The mid-range segment is flooded with a bunch of options from various OEMs and currently, we feel that the bar has been set by the iQOO 9 SE at Rs 33,990. For Rs 34,999, Samsung is now offering you the 6/128 model of its newest Galaxy A53 5G and at Rs 35,999, you can get the top-of-the-line 8/128 model. However, does it seem worth in front of competitors such as Realme GT Neo 2, iQOO 9 SE, etc? Let’s take a look.
Design & Display: Unexpected Choices
The design of the Galaxy A53 5G is quite similar to its predecessor, namely the Galaxy A52s. The back panel curves to form the camera module but as everything is made of plastic on this smartphone, you cannot expect it to have a premium feel. The back has a matte finish which can pick up fingerprints easily.
The lighter shades such as the Peach and Blue will get dirty soon after you start using the smartphone. Moreover, the back panel is so thin that you can feel it touching the battery inside if you press too hard, which is not what I expected from Samsung. The power and volume buttons are on the right, with the SIM Tray, USB-C port and a speaker at the bottom.
There’s a speaker at the top as well which doubles as an earpiece. The stereo speakers sound loud and are clear with lyrics. Talking about the haptics, this was again something that disappointed me as the haptics felt like those available on budget smartphones. The haptics on the iQOO 9 SE isn’t very strong either, but still, feel better than those on the Galaxy A53 5G. Moreover, the iQOO 9 SE has a much better build quality which feels premium in the hand and is worth the price.
The display on the Galaxy A53 5G is slightly better than the IQOO 9 SE. Of course, Samsung is a display company and that has a major influence on the quality of panels Samsung uses. The 6.5-inch full-HD+ Super AMOLED Infinity-O Display on the Galaxy A53 5G has a 120Hz refresh rate, an in-display fingerprint sensor and a Corning Gorilla Glass 5 for protection.
The Super AMOLED panel reproduces accurate colours that are vibrant as well. The 120Hz refresh rate adds to the smoothness of using the smartphone. The viewing angles are decent and it gets bright enough when outdoors so you can comfortably view content under direct sunlight. The text and other elements on the display look sharp and it did stand up to my expectations.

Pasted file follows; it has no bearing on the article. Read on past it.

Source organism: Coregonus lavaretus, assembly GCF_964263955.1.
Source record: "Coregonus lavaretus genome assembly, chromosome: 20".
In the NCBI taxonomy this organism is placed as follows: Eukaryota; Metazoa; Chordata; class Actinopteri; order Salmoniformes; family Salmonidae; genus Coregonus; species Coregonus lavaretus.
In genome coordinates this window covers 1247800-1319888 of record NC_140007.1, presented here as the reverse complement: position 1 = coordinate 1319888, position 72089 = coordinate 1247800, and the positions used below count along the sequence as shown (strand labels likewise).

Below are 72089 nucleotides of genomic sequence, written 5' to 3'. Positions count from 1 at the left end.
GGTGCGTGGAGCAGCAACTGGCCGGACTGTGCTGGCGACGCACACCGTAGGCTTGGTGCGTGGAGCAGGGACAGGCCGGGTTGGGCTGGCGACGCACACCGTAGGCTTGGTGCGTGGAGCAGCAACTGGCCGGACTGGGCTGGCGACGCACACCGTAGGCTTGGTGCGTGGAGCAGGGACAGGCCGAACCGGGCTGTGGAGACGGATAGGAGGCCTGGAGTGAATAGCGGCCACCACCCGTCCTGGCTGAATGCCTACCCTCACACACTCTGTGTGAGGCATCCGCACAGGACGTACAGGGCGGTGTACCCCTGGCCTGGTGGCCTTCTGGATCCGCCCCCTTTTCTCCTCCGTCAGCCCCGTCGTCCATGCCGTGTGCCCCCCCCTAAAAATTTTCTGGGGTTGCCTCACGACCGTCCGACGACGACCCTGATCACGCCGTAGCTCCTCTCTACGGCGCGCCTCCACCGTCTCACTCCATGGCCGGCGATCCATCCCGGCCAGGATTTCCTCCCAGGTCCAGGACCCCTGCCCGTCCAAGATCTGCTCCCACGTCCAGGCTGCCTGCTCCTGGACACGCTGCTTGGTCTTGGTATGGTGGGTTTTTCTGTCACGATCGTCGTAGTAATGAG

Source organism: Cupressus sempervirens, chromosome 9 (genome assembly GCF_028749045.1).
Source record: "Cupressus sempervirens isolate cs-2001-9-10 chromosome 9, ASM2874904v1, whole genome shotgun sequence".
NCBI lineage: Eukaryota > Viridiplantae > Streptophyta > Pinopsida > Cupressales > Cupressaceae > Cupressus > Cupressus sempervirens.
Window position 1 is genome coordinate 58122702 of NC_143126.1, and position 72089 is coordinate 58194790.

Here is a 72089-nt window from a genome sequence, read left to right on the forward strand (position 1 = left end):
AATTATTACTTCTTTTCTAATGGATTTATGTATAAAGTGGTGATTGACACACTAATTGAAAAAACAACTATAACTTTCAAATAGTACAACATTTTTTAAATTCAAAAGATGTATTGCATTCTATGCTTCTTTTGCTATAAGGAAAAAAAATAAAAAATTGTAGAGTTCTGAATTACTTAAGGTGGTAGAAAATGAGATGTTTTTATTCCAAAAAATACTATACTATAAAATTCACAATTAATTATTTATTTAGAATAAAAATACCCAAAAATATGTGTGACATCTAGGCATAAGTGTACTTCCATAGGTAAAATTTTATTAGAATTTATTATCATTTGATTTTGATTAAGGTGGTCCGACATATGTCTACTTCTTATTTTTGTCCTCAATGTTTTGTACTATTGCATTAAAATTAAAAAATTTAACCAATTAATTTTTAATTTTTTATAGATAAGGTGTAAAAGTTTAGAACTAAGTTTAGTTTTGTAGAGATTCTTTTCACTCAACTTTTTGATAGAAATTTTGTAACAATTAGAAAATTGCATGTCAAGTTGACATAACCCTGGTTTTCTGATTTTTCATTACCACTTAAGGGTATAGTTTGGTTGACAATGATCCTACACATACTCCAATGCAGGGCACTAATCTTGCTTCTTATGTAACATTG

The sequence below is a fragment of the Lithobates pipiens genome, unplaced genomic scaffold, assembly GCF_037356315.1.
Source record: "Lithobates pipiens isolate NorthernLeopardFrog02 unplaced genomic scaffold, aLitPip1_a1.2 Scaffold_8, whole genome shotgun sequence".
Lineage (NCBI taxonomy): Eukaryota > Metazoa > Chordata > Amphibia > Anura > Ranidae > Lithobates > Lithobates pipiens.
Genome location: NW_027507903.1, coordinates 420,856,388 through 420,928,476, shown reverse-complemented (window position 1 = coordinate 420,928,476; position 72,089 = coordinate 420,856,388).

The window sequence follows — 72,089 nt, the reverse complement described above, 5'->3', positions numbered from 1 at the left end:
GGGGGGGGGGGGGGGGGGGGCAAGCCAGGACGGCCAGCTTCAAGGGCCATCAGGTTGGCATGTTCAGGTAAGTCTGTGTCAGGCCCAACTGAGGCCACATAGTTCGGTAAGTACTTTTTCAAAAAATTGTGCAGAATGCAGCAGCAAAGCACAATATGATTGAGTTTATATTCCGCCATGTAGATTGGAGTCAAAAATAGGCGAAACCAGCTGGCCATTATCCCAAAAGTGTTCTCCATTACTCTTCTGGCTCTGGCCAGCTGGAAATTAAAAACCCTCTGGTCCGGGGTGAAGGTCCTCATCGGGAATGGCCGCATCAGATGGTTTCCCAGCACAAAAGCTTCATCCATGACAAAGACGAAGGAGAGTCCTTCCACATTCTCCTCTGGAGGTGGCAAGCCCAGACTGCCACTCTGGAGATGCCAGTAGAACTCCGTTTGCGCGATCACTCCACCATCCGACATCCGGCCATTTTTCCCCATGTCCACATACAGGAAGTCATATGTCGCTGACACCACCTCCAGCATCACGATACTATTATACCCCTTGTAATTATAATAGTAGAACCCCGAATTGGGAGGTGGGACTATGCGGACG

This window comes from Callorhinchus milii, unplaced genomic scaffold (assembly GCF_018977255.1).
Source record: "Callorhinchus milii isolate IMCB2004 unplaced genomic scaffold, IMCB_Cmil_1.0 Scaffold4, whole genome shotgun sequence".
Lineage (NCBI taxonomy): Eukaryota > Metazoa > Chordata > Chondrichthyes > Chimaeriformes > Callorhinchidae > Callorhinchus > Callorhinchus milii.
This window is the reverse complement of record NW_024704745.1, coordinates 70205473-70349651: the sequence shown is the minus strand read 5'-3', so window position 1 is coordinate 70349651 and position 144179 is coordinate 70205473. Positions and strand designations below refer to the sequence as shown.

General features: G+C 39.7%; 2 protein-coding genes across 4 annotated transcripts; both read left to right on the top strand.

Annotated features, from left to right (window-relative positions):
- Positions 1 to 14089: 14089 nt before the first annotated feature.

Performance: Mixed bag
The Galaxy A53 5G runs on a fairly new chipset, which is the Exynos 1280 SoC. For a better perspective, you can consider the chipset somewhere between Snapdragon 750G and the 778G in terms of benchmarks. However, the numbers do not translate well in real-world usage. This is because I had a mixed set of experiences where sometimes the performance was smooth but at other times, even scrolling through the UI was sluggish.
App opening animations have a faster speed in comparison to Samsung flagships to make the smartphone feel snappy. However, this seems to backfire because the smoothness is taken away. Moreover, switching between apps or going to the home screen sometimes causes lags and stutters too. Even though OneUI 4.1 based on Android 12 is such a great Android skin to use, the stutter and the lags take away the fun.
The software on the other hand is filled with features. You get all the bells and whistles including Bixby Routines, Good Lock support, Always-on display, Dolby Atmos, etc. For security, we got the March patch pre-installed which is great. Apart from this, Samsung is promising 4 years of OS updates with 5 years of security patches which is not only a first in the segment but also a first for any Android OEM. Unfortunately, seeing how the device was performing under heavy usage scenarios or even normal usage, we don’t know whether it would age well or not. Even though FunTouch OS doesn’t come close to OneUI when it comes to features or security, it still performs very smoothly in daily usage.